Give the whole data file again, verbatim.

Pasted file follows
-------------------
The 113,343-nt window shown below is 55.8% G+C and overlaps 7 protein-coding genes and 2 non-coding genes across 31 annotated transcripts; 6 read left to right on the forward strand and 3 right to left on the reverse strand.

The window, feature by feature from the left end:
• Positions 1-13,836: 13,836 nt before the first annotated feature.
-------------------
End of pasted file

The 113,343-nt window shown below is 55.8% G+C and overlaps 7 protein-coding genes and 2 non-coding genes across 31 annotated transcripts; 6 read left to right on the forward strand and 3 right to left on the reverse strand.

The window, feature by feature from the left end:
• Positions 1-13,836: 13,836 nt before the first annotated feature.